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Futuring Skills -- A Veteran Advantage

Leadership & Management

Transitioning military and veterans often have an advantage with a critical skill for today’s world. They likely have experience and often specific training in a key futuring skill: scouting. This particular skill is being talked about even more today in terms of “focus” and “awareness.”

To succeed in today’s complex, information overload, constantly changing world, career success, including job seeking, depends on multiple skills, for example, communications and problem-solving. The importance of futuring skills as a key competency has been recognized by professional organizations like the World Future Society and the Society for Human Resources Management. The goal of this article is to focus on three specific examples of futuring skills that can be developed and used for career success, in addition, recognizing how transitioning military and veterans may have an advantage.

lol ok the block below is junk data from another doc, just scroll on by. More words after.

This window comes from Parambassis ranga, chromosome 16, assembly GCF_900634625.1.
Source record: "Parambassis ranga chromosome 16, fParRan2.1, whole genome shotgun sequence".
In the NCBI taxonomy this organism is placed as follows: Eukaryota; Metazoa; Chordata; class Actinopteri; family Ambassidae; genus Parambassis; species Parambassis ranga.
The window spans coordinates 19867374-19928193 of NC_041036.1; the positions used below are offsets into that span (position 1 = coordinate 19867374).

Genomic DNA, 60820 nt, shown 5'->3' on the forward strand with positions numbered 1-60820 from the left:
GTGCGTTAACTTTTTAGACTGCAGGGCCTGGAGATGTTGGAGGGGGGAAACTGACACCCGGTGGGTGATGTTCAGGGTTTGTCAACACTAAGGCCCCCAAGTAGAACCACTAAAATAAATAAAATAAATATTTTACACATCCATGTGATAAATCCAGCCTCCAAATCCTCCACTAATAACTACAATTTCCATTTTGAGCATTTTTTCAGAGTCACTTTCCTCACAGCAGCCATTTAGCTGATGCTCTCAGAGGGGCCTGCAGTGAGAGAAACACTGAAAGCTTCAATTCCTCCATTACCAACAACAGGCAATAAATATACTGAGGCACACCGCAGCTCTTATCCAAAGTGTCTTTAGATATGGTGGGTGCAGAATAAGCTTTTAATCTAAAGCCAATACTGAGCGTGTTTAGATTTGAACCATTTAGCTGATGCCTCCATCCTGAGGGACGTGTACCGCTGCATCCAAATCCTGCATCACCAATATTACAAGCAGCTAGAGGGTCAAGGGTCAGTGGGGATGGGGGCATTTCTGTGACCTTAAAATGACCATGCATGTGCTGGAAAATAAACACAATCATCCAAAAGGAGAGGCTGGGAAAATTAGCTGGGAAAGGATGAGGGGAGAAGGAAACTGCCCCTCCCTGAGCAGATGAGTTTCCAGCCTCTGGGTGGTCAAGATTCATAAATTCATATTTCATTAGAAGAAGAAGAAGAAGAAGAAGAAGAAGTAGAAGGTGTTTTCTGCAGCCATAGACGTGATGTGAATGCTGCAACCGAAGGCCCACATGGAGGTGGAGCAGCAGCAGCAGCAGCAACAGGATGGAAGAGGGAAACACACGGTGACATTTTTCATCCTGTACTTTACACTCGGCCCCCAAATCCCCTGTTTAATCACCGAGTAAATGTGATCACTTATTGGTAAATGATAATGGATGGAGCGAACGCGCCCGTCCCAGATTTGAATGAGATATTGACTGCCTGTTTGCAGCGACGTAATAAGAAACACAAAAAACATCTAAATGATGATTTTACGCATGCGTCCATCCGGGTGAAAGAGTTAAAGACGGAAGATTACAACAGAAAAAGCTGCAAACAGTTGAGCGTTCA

“All the available information means people have to work harder to consume it, categorizing information, sorting facts from opinion, and putting everything into context. Unless we take the time to do that, and have the skills to do it well, we could actually be less knowledgeable.”
(Ron Ashkenas, Harvard Business Review)

Multiple skills are called for here but the “futuring” component involves the need for a process to become aware and monitor the “things you should be looking for…” Futurist Joel Barker developed a process, called T.I.P.S. Tracking (Trends, Innovations, Paradigm Shifts). The process enables individuals to focus, organize, and interrogate important information. The organizing component can be driven by software with many different curation and blogging platforms available. Many can be accessed for free to organize – and share – information relevant to their career field of interest. I use the T.I.P.S. Tracking process to organize, share, and evaluate key information for career work, leadership, trends, and other topics. This empowers me to monitor several sources with automated searching for career keywords like resumes, interviewing, and then select (and comment if desired) only those items that I think meet the criteria I’ve created for more hard-hitting career advice.